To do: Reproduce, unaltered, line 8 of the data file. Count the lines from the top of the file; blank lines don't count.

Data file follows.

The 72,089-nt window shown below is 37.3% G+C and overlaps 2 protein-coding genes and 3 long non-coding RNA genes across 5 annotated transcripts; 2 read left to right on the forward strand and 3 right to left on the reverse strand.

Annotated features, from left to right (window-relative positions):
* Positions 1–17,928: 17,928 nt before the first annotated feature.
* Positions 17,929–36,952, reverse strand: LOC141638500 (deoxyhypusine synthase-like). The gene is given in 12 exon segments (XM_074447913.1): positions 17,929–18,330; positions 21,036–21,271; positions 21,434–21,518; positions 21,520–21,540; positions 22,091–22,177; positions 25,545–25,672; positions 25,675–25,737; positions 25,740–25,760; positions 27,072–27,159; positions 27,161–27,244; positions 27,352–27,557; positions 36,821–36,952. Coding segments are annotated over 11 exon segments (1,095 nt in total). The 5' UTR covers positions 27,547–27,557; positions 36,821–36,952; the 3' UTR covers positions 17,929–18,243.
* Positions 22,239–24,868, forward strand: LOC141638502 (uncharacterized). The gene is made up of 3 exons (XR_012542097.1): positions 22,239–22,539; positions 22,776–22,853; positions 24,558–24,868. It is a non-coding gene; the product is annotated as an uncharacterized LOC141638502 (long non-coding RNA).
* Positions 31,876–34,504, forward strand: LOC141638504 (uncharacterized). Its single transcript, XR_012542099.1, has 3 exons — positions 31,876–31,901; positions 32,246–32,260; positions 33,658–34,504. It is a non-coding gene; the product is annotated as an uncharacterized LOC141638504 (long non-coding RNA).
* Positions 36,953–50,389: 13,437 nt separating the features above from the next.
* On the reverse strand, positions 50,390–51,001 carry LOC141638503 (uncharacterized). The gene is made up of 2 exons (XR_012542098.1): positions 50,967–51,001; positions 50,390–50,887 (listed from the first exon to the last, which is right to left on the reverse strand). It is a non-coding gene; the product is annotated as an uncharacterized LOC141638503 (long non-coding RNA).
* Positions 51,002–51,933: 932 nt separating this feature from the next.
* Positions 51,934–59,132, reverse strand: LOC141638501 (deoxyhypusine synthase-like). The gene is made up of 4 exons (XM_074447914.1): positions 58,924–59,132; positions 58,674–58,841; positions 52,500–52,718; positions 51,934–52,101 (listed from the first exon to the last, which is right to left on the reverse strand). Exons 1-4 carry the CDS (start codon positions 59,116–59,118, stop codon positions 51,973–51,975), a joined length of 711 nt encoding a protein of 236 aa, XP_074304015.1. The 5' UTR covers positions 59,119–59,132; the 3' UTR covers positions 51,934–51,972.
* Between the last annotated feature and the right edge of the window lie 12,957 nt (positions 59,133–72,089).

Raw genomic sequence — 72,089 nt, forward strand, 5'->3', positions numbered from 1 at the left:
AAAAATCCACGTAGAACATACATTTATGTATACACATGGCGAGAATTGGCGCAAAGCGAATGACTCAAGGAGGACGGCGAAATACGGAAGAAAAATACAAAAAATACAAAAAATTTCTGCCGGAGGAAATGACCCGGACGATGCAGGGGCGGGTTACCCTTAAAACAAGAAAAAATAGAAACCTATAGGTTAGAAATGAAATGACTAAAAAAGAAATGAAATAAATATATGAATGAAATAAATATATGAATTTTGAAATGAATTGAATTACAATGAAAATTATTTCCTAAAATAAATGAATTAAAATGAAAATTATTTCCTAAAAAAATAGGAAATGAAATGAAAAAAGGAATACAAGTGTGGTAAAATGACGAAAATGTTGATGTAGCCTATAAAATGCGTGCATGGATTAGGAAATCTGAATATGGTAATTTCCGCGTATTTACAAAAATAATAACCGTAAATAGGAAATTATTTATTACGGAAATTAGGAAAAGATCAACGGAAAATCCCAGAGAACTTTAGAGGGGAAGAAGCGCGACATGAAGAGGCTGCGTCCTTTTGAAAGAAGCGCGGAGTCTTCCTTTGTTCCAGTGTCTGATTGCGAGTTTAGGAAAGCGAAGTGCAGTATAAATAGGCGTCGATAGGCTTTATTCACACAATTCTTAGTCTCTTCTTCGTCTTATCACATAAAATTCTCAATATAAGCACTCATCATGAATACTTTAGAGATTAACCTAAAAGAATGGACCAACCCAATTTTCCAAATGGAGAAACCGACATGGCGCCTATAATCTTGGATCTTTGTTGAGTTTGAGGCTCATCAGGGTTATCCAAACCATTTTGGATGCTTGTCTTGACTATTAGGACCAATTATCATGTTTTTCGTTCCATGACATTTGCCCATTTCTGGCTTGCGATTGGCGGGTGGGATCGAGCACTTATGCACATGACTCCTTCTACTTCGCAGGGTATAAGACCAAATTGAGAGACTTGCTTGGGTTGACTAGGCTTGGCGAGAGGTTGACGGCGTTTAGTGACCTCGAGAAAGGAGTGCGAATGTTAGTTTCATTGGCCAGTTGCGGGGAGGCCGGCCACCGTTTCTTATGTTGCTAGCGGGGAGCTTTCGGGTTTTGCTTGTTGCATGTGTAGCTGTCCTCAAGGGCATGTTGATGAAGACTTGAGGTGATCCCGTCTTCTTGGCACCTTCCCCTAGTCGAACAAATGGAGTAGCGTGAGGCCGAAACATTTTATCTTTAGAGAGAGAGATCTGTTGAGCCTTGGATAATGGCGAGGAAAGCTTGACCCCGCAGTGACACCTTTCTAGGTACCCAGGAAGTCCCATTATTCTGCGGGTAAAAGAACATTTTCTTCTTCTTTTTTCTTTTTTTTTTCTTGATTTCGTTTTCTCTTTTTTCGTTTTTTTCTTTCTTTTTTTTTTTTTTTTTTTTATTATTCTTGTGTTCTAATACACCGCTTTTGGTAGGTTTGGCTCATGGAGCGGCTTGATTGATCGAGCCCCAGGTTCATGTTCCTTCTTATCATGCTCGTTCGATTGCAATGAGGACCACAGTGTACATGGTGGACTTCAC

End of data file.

* On the reverse strand, positions 50,390–51,001 carry LOC141638503 (uncharacterized). The gene is made up of 2 exons (XR_012542098.1): positions 50,967–51,001; positions 50,390–50,887 (listed from the first exon to the last, which is right to left on the reverse strand). It is a non-coding gene; the product is annotated as an uncharacterized LOC141638503 (long non-coding RNA).